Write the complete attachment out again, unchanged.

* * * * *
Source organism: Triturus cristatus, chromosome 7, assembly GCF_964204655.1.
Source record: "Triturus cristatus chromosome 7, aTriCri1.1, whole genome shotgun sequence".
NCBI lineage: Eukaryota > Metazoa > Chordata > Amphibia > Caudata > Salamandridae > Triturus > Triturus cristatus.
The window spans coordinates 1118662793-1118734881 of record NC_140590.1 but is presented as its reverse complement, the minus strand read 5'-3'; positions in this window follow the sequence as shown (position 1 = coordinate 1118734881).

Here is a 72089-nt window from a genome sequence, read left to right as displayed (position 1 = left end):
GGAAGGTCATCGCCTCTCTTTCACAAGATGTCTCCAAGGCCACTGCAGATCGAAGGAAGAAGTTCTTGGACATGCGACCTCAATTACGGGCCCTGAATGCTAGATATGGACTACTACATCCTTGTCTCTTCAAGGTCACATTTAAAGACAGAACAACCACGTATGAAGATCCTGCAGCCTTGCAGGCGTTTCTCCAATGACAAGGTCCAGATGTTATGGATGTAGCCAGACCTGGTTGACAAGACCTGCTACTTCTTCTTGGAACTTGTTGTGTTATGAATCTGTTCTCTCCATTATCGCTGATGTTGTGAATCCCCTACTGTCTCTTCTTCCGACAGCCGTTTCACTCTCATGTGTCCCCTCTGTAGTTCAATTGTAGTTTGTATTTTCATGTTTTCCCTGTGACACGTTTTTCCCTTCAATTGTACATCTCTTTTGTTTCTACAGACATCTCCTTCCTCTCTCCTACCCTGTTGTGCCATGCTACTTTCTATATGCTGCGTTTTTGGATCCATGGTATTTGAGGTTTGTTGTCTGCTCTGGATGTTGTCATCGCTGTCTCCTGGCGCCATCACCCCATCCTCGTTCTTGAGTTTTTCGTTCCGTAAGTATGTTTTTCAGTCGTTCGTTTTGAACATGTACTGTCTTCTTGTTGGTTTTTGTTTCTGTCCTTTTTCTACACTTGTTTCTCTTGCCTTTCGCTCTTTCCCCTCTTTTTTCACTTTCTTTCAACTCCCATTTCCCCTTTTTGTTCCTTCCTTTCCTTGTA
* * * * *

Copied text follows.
Source organism: Triturus cristatus, chromosome 7, assembly GCF_964204655.1.
Source record: "Triturus cristatus chromosome 7, aTriCri1.1, whole genome shotgun sequence".
NCBI lineage: Eukaryota > Metazoa > Chordata > Amphibia > Caudata > Salamandridae > Triturus > Triturus cristatus.
The window spans coordinates 1118662793-1118734881 of record NC_140590.1 but is presented as its reverse complement, the minus strand read 5'-3'; positions in this window follow the sequence as shown (position 1 = coordinate 1118734881).

Here is a 72089-nt window from a genome sequence, read left to right as displayed (position 1 = left end):
GGAAGGTCATCGCCTCTCTTTCACAAGATGTCTCCAAGGCCACTGCAGATCGAAGGAAGAAGTTCTTGGACATGCGACCTCAATTACGGGCCCTGAATGCTAGATATGGACTACTACATCCTTGTCTCTTCAAGGTCACATTTAAAGACAGAACAACCACGTATGAAGATCCTGCAGCCTTGCAGGCGTTTCTCCAATGACAAGGTCCAGATGTTATGGATGTAGCCAGACCTGGTTGACAAGACCTGCTACTTCTTCTTGGAACTTGTTGTGTTATGAATCTGTTCTCTCCATTATCGCTGATGTTGTGAATCCCCTACTGTCTCTTCTTCCGACAGCCGTTTCACTCTCATGTGTCCCCTCTGTAGTTCAATTGTAGTTTGTATTTTCATGTTTTCCCTGTGACACGTTTTTCCCTTCAATTGTACATCTCTTTTGTTTCTACAGACATCTCCTTCCTCTCTCCTACCCTGTTGTGCCATGCTACTTTCTATATGCTGCGTTTTTGGATCCATGGTATTTGAGGTTTGTTGTCTGCTCTGGATGTTGTCATCGCTGTCTCCTGGCGCCATCACCCCATCCTCGTTCTTGAGTTTTTCGTTCCGTAAGTATGTTTTTCAGTCGTTCGTTTTGAACATGTACTGTCTTCTTGTTGGTTTTTGTTTCTGTCCTTTTTCTACACTTGTTTCTCTTGCCTTTCGCTCTTTCCCCTCTTTTTTCACTTTCTTTCAACTCCCATTTCCCCTTTTTGTTCCTTCCTTTCCTTGTA